I have a draft of a post that’s been sitting in my “Drafts” folder all summer long. I stopped writing it mid-sentence, something I rarely do. It partially reads:
I’m not going to start this post pretending I’m going to get back into blogging, or apologizing for infrequent updates.
The truth is… I don’t know why it was so hard to write this past year.
At first I attributed my lack of voice/ desire to have one to wedding planning. Well, we’ve been married for just over (10) months now, and I’m still finding it hard to write.
This past year or so was a weird one. I found myself doubting so many aspects of my life, both personally and professionally. I tried to force myself to socialize with others as I felt myself slipping more and more into self doubt, and, when I actually spent time with others, I was especially cognizant of moments where I no longer seemed to fit into social circles I once felt at home in.
There is no reason at all for the anxiety and weirdness I felt this past school year. I was stressed, surrounded by people who were stressed. Yet, I hid in a cave while simultaneously trying to light a match. It was weird.
At the conclusion of this past school year, I became unexpectedly unemployed during the summer. Sometimes the best laid plans don’t work out. Our school year ended too late for me to find a job that didn’t take away weekends with my wife, and I ended up having my first summer off in years. I used a lot of that time to take care of myself, reading books, actually going to the gym, learning new recipes… I did a lot. But, I did it on my own. I consciously made an effort not to socialize outside of my family this summer, which was the opposite of what I forced myself to do during the school year.
Oddly enough, the exact opposite of what I craved during the school year was exactly what I needed to find inner peace within myself again.
The ridiculous amount of anxiety that had been growing since January seemed to have melted away. I suddenly grew excited at so many new and exciting prospects for the upcoming year, some of which I can’t even discuss yet. As I sat on the beach in Daytona, soaking in the last few moments of summer during that last week before returning to school, along with the waves of salt water came small, almost minuscule waves of unreasonable fears and anxiety.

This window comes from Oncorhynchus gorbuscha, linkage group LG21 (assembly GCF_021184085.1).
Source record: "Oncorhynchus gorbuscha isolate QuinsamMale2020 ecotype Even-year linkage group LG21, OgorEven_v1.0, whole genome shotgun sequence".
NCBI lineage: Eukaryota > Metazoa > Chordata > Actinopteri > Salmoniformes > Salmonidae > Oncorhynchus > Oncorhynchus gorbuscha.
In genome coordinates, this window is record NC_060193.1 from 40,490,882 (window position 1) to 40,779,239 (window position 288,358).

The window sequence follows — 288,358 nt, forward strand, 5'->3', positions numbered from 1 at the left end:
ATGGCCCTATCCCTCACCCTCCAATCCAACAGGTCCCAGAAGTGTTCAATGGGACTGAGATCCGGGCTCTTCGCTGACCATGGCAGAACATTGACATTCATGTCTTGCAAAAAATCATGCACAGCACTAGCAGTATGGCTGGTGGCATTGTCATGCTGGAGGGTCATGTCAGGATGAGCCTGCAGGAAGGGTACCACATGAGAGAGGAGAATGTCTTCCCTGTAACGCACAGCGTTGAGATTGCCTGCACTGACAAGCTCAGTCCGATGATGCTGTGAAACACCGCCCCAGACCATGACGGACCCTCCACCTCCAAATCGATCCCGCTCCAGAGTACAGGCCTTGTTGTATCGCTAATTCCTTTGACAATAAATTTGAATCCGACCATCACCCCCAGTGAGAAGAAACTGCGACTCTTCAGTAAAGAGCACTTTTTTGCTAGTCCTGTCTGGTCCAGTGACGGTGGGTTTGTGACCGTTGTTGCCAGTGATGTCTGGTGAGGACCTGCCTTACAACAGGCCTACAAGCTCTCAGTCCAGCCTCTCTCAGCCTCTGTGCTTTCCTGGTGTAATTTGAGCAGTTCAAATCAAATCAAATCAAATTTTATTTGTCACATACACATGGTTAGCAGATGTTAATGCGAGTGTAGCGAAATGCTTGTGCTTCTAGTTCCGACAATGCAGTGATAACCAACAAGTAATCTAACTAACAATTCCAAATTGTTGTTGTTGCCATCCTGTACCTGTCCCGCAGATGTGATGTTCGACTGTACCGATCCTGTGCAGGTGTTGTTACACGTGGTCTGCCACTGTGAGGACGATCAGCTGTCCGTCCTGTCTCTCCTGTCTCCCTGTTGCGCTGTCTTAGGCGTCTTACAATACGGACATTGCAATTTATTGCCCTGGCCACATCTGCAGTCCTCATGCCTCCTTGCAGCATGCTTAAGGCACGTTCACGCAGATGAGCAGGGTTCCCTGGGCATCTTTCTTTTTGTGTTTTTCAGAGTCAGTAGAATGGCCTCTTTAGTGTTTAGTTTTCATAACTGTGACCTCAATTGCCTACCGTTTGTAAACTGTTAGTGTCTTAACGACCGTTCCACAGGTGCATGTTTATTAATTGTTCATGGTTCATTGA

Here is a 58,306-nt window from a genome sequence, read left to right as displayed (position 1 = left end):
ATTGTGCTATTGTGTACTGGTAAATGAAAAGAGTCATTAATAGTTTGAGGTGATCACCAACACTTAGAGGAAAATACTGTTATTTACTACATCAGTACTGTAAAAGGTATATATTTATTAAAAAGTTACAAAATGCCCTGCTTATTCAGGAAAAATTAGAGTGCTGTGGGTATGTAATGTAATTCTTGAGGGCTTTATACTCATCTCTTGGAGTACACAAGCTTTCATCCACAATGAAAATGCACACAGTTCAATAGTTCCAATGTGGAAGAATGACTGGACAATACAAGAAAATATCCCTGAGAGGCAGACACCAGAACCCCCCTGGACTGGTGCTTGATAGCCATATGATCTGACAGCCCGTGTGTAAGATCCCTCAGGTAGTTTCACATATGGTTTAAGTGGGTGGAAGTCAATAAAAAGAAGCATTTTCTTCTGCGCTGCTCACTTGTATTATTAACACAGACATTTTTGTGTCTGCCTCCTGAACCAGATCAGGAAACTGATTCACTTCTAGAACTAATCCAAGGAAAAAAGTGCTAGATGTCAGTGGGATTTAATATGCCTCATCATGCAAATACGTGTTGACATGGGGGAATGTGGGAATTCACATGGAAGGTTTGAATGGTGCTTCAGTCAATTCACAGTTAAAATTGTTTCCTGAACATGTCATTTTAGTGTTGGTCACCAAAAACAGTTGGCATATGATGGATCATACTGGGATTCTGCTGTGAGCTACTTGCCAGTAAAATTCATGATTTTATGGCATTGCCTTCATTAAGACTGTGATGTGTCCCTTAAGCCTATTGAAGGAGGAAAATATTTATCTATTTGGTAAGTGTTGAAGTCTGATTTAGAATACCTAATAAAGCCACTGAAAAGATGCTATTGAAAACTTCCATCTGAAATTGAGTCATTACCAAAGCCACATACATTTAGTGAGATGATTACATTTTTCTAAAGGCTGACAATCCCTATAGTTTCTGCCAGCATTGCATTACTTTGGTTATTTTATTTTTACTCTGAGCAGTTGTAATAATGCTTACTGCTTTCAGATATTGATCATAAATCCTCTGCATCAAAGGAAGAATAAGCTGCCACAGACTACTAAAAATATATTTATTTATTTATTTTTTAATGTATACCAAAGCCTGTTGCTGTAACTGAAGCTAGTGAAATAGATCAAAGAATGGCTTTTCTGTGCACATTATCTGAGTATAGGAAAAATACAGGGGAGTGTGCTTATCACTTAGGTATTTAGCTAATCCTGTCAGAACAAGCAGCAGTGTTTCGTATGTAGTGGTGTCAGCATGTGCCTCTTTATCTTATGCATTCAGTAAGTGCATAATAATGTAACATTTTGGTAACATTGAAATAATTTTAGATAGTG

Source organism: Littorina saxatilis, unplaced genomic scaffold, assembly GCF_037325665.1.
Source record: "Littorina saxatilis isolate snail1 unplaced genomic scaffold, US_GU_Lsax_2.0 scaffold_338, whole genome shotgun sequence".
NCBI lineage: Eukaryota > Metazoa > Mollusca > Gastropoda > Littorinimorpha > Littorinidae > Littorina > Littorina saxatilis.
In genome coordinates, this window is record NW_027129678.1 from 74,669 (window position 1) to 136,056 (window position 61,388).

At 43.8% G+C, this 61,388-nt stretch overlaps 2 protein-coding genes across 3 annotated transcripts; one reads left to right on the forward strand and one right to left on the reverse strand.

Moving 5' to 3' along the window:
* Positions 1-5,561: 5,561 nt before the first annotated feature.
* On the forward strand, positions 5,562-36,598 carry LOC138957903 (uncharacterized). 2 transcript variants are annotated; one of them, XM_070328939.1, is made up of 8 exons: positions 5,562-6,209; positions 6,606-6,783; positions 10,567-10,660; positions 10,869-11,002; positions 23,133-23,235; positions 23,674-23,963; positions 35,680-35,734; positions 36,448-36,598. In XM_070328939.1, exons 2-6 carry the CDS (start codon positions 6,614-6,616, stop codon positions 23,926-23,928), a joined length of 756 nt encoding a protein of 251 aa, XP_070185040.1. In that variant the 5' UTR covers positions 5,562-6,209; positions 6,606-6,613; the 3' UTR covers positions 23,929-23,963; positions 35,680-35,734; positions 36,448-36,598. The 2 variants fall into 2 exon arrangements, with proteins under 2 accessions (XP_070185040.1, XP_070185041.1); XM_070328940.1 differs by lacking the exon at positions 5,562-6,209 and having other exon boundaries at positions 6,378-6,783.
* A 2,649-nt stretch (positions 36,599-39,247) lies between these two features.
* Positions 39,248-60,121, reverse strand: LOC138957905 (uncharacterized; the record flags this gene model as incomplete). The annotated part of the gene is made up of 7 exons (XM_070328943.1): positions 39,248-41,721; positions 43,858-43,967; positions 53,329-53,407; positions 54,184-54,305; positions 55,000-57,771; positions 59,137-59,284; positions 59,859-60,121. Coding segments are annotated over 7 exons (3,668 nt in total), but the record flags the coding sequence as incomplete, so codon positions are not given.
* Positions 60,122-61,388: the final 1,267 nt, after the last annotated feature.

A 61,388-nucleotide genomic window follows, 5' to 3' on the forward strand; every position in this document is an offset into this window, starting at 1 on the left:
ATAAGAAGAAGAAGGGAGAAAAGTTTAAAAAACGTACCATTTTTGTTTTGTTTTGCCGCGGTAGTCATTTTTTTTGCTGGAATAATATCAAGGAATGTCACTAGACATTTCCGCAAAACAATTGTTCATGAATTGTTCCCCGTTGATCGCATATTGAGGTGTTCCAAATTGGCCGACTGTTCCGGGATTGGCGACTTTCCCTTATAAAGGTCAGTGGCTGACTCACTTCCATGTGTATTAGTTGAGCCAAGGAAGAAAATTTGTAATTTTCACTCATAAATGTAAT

Then, it was September.
With the hustle and bustle of the start of the school year also came the reminder of what the first week of September is: National Suicide Prevention Week.
As the facts about suicide are woven into morning announcements, and I’m distracted by hall passes and returned signed policies and procedures, I can almost always count on fleeting moments of thinking about how intertwined suicide was with what I call “my vital years” at Rutgers.
Thoughts of Tyler Clementi remind me to check on my new students, or those who seem to be struggling to catch their groove in the sea of students.
Thoughts of how anxious I got every time I saw a news van on campus after Tyler’s death, and how much anger I felt in the years following his death about how the media treated LGBT+ students on campus light a fire in me to protect those that need protecting.
Thoughts of the interactions I’ve had with Jane Clementi, Tyler’s mom, and how much of a difference the Tyler Clementi Center is making remind me that something good comes out of everything bad.
Then, I think of Lauren.
I think of how she was the epitome of what I wanted to be when I first met her as an underclassman at Rutgers– fierce, brave, proud, and fearless.
I think of how she did everything I did– or vice versa– as I grew older and more sure of myself at Rutgers. We joked once that I was her shadow– she was in the GSE pursuing English Education and navigating what it meant to be a queer educator, and I was as well, only a year behind her.
I think of the fact that I am now forever older and a more experienced teacher than Lauren will ever be.
And, when my students crack jokes at the facts and figures being cited, or when they joke about how tough their year is and how they want to end it, I don’t even stop to think before I call them out on it.
“I had a friend who committed suicide. That’s not something to joke about.”
The words echo, loud and clear. Mumbled apologies are given, sometimes mixed with quiet whispers of gratitude, and we move on.
That’s what September is about– stopping, pausing, and continuing forward into the unknown, even stronger among a mixture of thoughts, memories, and hopes for the future.
“…tomorrow we will run faster, stretch out our arms farther… And one fine morning— So we beat on, boats against the current, borne back ceaselessly into the past.” (F. Scott Fitzgerald, The Great Gatsby)
Welcome to September.